As part of the re-set of relations between the United States and Russia, and under the auspices of the Bilateral Presidential Commission, representatives of the two countries signed a Protocol of Intent on Cooperation for the Global Eradication of Polio.
The initiative will be executed through the U.S. Agency for International Development, or USAID, the U.S. Department of Health and Human Services, or HHS, and the Ministry of Health and Social Development of the Russian Federation.
"The world has had a tremendous amount of progress in the last 15 years in getting to the very edge of polio eradication, and we are so close to eradicating polio completely from the planet," said Dr. Rajiv Shah, U.S. signatory on behalf of USAID. "Our partnership with Russia is just one expression of how we're trying to make that a reality."
Poliomyelitis, or Polio, an infectious viral disease that spreads from person to person, has plagued humans since the dawn of history. If it attacks the central nervous system, it can be devastating. It may cause varying degrees of paralysis, and in extreme cases, death. And while it can strike at any age, the disease mainly affects children under the age of three.
A global drive to eradicate the disease began in 1988, and as a result, the number of annual diagnosed cases has been reduced by 99 percent. However, recently there were a number of wild polio outbreaks in Africa and Central Asia. New cases were also confirmed in Russia that have been linked to the importations in Central Asia.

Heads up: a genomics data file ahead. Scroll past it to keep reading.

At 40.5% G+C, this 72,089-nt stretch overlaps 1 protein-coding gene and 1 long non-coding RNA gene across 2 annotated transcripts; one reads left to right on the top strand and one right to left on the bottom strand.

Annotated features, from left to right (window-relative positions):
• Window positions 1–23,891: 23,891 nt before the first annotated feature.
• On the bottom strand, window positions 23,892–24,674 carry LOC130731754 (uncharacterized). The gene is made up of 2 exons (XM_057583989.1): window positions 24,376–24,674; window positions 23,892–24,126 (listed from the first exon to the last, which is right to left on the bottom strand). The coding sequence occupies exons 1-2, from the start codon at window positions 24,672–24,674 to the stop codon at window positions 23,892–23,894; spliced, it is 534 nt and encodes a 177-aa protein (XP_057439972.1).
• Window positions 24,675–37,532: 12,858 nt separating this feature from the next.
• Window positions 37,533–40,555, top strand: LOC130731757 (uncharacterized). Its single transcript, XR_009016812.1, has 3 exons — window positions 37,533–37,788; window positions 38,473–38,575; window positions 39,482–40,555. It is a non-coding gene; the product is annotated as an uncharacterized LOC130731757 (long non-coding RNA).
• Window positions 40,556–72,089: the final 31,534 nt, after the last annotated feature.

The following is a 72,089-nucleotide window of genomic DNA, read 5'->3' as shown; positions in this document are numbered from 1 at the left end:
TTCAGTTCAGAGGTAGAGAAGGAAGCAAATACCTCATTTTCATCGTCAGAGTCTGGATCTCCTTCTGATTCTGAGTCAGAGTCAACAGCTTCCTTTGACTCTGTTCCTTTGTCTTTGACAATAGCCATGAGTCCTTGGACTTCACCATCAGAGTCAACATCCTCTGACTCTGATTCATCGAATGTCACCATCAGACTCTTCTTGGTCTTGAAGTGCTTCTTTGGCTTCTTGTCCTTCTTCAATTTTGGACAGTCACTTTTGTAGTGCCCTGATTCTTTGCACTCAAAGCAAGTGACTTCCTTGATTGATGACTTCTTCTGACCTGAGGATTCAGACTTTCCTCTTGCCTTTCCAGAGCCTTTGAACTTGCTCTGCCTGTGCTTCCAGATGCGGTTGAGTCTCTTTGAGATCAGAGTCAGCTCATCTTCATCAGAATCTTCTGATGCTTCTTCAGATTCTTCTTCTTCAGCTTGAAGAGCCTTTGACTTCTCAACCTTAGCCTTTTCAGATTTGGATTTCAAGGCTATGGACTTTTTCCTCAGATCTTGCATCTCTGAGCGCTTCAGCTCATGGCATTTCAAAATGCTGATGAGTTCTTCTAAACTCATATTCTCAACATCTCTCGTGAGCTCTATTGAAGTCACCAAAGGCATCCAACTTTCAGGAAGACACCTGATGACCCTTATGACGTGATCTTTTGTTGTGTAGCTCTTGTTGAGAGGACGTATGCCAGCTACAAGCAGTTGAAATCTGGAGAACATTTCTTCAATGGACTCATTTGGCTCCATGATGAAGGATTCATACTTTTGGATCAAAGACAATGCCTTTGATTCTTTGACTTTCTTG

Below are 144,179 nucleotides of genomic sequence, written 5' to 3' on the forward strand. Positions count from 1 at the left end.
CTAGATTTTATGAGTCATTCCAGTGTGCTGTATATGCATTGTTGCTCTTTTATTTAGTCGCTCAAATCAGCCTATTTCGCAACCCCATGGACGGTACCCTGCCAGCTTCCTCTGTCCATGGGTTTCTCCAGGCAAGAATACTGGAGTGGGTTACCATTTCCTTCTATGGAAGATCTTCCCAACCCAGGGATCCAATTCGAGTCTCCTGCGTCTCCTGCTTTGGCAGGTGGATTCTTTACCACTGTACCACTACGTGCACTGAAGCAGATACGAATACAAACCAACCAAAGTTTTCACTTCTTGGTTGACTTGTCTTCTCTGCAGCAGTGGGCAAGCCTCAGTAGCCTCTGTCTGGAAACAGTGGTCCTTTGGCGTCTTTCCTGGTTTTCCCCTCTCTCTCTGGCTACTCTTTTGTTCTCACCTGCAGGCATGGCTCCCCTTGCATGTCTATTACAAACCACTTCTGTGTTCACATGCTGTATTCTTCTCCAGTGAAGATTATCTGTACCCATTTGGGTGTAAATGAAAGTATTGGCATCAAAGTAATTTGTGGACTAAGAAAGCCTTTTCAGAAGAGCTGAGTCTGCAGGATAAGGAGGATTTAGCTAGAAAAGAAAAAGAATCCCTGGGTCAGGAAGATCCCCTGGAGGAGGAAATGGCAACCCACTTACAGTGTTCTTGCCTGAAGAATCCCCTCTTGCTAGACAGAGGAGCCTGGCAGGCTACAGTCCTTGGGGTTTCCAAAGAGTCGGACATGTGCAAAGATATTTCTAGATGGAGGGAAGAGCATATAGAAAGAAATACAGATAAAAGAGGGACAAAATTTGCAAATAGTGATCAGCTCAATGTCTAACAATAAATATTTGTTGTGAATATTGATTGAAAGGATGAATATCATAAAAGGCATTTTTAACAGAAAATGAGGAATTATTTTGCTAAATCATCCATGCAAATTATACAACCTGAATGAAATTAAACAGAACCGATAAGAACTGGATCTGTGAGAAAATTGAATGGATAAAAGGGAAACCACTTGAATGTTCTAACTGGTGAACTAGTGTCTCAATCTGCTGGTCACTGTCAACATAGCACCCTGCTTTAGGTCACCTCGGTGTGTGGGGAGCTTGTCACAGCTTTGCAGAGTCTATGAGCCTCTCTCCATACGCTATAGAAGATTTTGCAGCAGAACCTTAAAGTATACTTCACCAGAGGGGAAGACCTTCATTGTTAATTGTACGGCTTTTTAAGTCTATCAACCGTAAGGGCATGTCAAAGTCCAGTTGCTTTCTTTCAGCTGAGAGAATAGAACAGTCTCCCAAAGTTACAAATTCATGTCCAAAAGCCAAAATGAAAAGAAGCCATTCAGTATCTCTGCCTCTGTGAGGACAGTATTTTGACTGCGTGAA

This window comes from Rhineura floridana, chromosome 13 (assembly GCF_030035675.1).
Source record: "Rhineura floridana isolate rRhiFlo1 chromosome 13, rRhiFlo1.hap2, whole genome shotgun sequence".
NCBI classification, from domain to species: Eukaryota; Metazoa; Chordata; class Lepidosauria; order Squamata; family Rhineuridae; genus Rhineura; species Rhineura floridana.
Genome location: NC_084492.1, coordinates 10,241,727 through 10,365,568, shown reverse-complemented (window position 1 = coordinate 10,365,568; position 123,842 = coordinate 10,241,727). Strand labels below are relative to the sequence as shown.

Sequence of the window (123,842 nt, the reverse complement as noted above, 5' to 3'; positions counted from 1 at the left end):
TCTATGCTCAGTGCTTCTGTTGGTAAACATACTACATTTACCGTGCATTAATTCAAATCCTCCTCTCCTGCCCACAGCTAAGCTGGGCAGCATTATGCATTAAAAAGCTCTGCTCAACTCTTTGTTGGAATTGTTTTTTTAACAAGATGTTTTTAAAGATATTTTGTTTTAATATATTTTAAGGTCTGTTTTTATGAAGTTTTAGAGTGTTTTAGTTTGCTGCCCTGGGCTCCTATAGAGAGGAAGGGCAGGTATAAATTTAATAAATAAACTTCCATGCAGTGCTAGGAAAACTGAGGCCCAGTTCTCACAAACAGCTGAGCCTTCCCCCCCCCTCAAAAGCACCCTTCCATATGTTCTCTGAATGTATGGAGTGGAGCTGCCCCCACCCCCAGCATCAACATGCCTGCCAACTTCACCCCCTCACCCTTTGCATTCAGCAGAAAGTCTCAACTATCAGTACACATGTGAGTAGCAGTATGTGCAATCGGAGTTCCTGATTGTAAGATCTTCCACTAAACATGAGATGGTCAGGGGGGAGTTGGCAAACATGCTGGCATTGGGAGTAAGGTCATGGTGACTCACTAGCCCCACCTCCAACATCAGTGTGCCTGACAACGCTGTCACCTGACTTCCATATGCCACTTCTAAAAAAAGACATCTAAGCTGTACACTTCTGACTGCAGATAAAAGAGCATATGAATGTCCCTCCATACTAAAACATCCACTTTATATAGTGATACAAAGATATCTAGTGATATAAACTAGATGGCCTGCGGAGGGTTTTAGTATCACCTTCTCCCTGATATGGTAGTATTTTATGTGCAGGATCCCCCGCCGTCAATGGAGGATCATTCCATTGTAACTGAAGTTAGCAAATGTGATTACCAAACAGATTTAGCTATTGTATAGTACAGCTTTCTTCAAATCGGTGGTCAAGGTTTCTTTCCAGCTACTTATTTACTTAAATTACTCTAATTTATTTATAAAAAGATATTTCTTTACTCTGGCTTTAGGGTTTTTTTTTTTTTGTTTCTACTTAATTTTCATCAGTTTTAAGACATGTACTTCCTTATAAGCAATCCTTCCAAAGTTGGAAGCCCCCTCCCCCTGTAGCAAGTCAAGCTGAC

"With concerted effort by the international community to overcome the remaining reservoirs of virus and closing the immunity gaps in polio-free areas, there is room for optimism that we will achieve the Global Eradication Milestone of stopping transmission in two of four endemic countries and stopping all re-importations by the end of 2011," said Dr. Shah.
According to the World Health Organization, India, Pakistan, Afghanistan and Nigeria are the only four countries left where the Polio virus is maintained within the population, or endemic.
"Ridding the world of this preventable disease will dramatically reduce the global burden of disability and death from polio, especially among the world's children," said Dr. Nils Daulaire, U.S. signatory on behalf of HHS. "We are pleased to have this opportunity to strengthen our partnership with our Russian colleagues to work towards a world without polio."